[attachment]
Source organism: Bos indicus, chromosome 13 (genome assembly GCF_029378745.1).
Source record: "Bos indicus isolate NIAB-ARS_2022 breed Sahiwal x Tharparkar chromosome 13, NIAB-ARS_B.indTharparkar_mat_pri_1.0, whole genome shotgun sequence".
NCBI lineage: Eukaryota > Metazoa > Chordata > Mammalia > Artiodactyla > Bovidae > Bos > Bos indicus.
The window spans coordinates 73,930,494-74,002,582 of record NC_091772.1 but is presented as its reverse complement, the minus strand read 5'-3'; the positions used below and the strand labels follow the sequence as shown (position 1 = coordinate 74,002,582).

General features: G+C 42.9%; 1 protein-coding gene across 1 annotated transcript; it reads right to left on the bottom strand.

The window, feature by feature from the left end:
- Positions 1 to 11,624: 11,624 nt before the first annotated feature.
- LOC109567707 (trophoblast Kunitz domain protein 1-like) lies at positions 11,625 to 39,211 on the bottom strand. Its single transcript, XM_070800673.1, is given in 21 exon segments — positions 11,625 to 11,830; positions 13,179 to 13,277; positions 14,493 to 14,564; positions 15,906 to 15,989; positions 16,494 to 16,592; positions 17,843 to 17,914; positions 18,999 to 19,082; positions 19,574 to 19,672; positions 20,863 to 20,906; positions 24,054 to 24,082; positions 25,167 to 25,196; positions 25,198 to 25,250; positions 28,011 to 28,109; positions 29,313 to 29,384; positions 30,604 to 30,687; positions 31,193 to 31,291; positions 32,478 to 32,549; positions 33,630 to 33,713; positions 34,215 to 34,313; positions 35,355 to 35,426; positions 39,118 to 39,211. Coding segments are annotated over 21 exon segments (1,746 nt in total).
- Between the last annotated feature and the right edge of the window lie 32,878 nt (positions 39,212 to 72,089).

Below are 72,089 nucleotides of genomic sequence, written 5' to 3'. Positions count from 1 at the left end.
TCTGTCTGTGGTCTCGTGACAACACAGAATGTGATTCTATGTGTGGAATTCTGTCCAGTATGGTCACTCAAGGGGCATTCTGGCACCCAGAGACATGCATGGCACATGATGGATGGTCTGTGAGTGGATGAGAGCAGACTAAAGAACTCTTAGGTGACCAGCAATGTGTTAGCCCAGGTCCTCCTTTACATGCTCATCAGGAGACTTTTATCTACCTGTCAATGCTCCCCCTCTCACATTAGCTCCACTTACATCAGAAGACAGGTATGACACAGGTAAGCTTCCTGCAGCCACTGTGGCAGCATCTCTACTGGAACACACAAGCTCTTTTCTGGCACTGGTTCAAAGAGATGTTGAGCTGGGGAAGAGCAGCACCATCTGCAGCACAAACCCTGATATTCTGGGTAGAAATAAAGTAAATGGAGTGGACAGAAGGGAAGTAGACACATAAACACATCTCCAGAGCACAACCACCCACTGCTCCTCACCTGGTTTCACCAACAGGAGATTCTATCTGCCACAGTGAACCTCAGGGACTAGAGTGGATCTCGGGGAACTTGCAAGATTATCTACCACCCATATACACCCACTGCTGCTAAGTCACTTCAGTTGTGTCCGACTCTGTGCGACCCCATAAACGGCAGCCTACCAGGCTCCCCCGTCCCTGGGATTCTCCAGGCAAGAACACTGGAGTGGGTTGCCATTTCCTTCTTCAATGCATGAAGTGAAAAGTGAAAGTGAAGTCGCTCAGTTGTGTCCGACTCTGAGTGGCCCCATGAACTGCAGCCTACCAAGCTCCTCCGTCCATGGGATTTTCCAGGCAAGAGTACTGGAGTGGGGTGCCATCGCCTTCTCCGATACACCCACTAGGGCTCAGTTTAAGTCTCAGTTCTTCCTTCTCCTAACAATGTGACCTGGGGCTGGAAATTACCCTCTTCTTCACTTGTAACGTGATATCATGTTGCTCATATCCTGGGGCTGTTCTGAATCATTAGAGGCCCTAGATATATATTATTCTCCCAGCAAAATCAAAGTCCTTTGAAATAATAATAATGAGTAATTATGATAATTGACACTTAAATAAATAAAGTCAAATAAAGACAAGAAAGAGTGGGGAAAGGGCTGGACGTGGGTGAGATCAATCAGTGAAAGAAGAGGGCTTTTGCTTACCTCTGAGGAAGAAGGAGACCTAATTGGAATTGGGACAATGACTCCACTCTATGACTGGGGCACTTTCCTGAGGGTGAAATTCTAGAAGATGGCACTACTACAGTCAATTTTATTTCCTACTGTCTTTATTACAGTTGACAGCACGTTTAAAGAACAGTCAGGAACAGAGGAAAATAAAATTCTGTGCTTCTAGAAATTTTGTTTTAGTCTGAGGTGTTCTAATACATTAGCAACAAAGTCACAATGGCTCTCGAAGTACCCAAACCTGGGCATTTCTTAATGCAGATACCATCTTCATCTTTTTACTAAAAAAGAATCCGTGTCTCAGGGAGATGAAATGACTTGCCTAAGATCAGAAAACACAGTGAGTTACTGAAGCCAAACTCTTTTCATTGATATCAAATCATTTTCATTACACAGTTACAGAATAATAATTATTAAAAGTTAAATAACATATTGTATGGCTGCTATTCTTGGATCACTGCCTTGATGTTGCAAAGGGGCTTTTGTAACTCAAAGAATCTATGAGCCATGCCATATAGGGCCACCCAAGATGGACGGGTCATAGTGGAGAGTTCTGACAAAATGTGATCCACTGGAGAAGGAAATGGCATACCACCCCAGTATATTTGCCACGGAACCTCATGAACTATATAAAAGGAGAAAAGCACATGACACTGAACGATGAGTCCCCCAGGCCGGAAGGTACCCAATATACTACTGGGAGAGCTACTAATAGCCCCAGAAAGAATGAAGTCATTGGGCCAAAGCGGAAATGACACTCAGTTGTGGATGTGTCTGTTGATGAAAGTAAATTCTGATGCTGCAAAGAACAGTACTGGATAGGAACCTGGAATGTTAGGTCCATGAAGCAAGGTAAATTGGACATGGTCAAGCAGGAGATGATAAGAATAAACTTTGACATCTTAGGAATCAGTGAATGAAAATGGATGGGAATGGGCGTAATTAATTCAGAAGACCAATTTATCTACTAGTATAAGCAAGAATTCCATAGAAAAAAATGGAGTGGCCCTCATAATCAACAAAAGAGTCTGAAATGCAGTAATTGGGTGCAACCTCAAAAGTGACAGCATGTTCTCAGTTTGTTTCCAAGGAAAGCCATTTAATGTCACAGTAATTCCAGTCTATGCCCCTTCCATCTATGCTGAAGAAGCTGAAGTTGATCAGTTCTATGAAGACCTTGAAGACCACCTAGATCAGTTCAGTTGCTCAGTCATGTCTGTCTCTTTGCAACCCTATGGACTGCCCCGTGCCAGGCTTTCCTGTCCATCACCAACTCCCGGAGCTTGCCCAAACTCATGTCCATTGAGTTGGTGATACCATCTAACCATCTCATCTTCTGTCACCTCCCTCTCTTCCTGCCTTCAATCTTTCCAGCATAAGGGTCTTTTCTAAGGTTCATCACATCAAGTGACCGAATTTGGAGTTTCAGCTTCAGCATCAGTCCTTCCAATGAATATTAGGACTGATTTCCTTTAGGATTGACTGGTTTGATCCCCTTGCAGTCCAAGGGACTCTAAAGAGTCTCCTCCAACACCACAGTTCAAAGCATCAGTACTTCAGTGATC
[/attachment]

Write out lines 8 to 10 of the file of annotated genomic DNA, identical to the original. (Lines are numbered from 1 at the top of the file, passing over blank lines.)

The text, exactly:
- LOC109567707 (trophoblast Kunitz domain protein 1-like) lies at positions 11,625 to 39,211 on the bottom strand. Its single transcript, XM_070800673.1, is given in 21 exon segments — positions 11,625 to 11,830; positions 13,179 to 13,277; positions 14,493 to 14,564; positions 15,906 to 15,989; positions 16,494 to 16,592; positions 17,843 to 17,914; positions 18,999 to 19,082; positions 19,574 to 19,672; positions 20,863 to 20,906; positions 24,054 to 24,082; positions 25,167 to 25,196; positions 25,198 to 25,250; positions 28,011 to 28,109; positions 29,313 to 29,384; positions 30,604 to 30,687; positions 31,193 to 31,291; positions 32,478 to 32,549; positions 33,630 to 33,713; positions 34,215 to 34,313; positions 35,355 to 35,426; positions 39,118 to 39,211. Coding segments are annotated over 21 exon segments (1,746 nt in total).
- Between the last annotated feature and the right edge of the window lie 32,878 nt (positions 39,212 to 72,089).

Below are 72,089 nucleotides of genomic sequence, written 5' to 3'. Positions count from 1 at the left end.